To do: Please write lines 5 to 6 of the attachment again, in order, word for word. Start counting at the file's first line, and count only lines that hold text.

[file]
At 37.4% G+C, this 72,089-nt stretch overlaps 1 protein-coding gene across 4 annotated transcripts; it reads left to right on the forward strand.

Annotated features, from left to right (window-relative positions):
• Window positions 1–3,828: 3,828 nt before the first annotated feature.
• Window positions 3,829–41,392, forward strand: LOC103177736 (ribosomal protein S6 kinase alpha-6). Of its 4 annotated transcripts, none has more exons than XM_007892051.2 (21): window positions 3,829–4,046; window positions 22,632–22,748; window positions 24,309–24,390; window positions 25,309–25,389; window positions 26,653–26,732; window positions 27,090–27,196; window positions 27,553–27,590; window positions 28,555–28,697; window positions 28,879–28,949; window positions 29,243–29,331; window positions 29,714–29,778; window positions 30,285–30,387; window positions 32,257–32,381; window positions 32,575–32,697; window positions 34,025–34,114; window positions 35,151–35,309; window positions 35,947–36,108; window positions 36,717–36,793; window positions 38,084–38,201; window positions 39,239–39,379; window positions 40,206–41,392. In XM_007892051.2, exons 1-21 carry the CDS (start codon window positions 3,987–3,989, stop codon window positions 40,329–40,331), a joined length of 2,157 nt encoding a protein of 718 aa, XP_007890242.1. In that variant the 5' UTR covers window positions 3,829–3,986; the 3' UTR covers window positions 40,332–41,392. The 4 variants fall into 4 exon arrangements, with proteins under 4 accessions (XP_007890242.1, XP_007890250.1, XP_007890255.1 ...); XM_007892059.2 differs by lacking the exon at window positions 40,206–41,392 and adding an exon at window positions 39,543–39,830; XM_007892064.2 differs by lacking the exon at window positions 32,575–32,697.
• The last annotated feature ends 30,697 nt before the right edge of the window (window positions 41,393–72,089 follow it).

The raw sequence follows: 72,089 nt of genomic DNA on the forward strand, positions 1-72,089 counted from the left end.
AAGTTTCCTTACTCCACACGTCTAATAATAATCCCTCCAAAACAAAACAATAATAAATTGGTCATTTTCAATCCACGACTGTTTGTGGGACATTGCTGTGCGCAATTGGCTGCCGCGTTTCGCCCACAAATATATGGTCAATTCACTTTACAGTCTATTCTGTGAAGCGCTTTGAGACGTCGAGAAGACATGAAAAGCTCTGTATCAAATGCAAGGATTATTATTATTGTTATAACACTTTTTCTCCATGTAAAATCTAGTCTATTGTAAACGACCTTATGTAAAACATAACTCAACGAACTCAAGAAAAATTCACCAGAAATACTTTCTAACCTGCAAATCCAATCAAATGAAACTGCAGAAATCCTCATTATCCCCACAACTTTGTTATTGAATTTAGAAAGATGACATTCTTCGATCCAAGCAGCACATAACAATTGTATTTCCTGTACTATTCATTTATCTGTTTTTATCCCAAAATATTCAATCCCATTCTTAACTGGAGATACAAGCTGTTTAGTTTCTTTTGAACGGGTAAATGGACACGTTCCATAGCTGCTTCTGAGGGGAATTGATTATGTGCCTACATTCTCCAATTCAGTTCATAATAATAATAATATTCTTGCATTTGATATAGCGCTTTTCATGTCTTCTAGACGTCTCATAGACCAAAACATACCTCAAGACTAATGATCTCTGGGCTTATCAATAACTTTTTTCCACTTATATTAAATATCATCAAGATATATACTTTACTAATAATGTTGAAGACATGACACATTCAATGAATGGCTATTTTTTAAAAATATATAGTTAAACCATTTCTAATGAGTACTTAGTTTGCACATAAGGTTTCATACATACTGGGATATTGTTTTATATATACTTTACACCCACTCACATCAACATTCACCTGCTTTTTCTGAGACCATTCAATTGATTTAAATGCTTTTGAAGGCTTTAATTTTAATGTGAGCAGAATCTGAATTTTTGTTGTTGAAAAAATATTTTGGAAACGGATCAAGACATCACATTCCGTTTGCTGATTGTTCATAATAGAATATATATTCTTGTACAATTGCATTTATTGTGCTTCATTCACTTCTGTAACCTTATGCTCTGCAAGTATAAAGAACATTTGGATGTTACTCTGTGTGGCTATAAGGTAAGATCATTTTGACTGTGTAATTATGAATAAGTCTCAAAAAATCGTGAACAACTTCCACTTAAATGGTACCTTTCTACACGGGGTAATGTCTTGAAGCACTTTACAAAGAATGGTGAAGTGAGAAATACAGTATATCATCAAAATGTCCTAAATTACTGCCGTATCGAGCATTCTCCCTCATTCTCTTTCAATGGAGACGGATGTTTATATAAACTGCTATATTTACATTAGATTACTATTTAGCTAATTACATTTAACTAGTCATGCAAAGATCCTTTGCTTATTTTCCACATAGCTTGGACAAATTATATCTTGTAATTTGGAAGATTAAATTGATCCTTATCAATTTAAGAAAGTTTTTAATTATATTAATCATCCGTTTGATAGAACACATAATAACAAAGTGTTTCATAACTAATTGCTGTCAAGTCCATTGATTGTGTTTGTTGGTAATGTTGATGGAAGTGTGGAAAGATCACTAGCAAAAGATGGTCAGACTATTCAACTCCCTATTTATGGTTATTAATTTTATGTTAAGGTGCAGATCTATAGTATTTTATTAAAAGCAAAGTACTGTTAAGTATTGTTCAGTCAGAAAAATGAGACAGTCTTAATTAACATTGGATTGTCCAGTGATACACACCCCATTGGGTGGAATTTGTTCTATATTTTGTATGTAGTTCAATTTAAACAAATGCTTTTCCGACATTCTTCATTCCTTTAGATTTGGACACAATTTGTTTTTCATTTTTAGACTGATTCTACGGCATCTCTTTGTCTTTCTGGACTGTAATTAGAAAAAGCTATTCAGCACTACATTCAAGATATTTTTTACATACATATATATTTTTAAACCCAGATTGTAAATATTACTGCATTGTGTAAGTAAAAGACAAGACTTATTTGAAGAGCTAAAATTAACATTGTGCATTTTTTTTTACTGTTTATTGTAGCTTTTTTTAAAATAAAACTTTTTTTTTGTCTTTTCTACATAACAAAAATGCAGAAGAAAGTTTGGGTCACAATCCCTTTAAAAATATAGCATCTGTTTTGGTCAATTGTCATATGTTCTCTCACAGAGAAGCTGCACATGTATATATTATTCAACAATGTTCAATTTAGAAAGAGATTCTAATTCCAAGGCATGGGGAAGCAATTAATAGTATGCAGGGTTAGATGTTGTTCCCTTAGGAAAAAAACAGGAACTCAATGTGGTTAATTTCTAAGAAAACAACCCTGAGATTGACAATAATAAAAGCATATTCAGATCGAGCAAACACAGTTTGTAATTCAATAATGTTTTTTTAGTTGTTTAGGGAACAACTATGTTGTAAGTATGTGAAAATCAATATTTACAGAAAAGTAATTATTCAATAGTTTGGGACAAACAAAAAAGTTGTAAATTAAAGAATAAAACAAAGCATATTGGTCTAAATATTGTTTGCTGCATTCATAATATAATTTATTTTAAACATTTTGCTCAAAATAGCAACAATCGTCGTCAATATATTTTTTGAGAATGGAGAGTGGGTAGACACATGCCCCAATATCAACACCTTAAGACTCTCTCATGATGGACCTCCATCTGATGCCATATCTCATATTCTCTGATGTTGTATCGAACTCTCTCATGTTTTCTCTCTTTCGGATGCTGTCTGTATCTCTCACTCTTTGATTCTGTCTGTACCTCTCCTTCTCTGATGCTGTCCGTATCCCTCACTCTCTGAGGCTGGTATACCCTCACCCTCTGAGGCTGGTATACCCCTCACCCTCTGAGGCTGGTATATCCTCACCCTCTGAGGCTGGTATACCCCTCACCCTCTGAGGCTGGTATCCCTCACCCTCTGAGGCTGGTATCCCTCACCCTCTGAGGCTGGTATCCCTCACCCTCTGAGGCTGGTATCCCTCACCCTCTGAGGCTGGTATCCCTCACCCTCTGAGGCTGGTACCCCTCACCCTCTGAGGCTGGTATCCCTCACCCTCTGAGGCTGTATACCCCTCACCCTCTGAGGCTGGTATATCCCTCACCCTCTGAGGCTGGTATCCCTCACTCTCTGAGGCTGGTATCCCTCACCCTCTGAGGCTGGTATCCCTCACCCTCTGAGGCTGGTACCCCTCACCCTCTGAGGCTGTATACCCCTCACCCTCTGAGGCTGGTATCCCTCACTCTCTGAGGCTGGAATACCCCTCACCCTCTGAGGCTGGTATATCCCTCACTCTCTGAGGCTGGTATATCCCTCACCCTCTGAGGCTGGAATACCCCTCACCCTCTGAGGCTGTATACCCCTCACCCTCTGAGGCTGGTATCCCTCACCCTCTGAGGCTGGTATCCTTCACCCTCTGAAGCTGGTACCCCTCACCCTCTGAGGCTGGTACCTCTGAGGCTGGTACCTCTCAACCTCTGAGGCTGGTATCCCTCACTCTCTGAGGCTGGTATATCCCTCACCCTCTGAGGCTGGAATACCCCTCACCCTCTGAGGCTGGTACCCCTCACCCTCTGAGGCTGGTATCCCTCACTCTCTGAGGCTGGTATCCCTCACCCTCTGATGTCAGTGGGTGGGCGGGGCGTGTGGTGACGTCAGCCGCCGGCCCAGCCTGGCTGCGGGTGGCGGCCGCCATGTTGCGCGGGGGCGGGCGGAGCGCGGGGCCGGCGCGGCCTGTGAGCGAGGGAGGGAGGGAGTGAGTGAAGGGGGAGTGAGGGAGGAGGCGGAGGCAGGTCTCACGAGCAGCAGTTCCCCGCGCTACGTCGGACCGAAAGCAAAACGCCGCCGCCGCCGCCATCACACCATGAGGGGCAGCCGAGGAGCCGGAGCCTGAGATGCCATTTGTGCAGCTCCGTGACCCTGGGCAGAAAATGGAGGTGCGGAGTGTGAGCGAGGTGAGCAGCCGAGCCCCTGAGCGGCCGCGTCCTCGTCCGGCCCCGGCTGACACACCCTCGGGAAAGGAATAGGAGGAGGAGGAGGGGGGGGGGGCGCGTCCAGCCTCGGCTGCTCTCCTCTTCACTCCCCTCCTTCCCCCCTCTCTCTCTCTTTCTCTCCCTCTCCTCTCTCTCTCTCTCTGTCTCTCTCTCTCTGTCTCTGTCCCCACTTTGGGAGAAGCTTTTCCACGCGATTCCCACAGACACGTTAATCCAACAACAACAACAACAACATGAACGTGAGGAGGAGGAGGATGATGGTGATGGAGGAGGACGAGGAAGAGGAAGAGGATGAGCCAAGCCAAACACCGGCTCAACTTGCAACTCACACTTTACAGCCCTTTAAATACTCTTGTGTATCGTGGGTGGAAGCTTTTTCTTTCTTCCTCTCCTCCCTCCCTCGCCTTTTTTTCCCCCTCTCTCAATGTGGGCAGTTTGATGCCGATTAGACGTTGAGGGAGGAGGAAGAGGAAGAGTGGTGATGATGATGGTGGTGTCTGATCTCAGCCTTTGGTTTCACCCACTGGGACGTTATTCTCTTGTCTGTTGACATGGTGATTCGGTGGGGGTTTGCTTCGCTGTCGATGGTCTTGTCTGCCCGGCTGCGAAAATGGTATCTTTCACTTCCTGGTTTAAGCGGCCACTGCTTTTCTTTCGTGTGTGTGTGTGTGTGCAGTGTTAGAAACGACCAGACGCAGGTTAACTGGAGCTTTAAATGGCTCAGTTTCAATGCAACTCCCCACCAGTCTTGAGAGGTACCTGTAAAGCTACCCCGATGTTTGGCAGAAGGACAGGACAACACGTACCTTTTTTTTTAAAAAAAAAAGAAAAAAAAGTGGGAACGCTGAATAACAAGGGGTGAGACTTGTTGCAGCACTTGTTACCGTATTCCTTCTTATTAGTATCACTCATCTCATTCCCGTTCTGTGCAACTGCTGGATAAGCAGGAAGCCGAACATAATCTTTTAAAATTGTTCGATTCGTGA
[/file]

• The last annotated feature ends 30,697 nt before the right edge of the window (window positions 41,393–72,089 follow it).

The raw sequence follows: 72,089 nt of genomic DNA on the forward strand, positions 1-72,089 counted from the left end.